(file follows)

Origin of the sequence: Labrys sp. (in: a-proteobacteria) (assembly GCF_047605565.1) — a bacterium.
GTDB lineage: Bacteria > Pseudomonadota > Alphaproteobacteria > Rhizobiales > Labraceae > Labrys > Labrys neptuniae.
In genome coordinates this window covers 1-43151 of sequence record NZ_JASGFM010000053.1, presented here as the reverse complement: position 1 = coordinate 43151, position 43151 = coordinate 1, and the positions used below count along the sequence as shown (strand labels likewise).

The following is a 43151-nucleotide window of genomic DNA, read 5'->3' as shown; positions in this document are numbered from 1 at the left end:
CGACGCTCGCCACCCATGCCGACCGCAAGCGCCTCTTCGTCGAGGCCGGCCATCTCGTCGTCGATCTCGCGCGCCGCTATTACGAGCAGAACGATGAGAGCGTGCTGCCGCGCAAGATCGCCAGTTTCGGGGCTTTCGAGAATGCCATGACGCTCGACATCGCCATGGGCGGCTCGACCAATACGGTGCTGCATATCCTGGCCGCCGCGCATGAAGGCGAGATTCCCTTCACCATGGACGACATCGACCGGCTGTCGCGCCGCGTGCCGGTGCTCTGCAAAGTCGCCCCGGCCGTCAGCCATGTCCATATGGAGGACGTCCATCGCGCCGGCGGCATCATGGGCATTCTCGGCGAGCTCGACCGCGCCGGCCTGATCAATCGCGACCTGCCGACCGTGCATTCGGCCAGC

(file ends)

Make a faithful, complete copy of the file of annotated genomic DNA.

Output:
Origin of the sequence: Labrys sp. (in: a-proteobacteria) (assembly GCF_047605565.1) — a bacterium.
GTDB lineage: Bacteria > Pseudomonadota > Alphaproteobacteria > Rhizobiales > Labraceae > Labrys > Labrys neptuniae.
In genome coordinates this window covers 1-43151 of sequence record NZ_JASGFM010000053.1, presented here as the reverse complement: position 1 = coordinate 43151, position 43151 = coordinate 1, and the positions used below count along the sequence as shown (strand labels likewise).

The following is a 43151-nucleotide window of genomic DNA, read 5'->3' as shown; positions in this document are numbered from 1 at the left end:
CGACGCTCGCCACCCATGCCGACCGCAAGCGCCTCTTCGTCGAGGCCGGCCATCTCGTCGTCGATCTCGCGCGCCGCTATTACGAGCAGAACGATGAGAGCGTGCTGCCGCGCAAGATCGCCAGTTTCGGGGCTTTCGAGAATGCCATGACGCTCGACATCGCCATGGGCGGCTCGACCAATACGGTGCTGCATATCCTGGCCGCCGCGCATGAAGGCGAGATTCCCTTCACCATGGACGACATCGACCGGCTGTCGCGCCGCGTGCCGGTGCTCTGCAAAGTCGCCCCGGCCGTCAGCCATGTCCATATGGAGGACGTCCATCGCGCCGGCGGCATCATGGGCATTCTCGGCGAGCTCGACCGCGCCGGCCTGATCAATCGCGACCTGCCGACCGTGCATTCGGCCAGC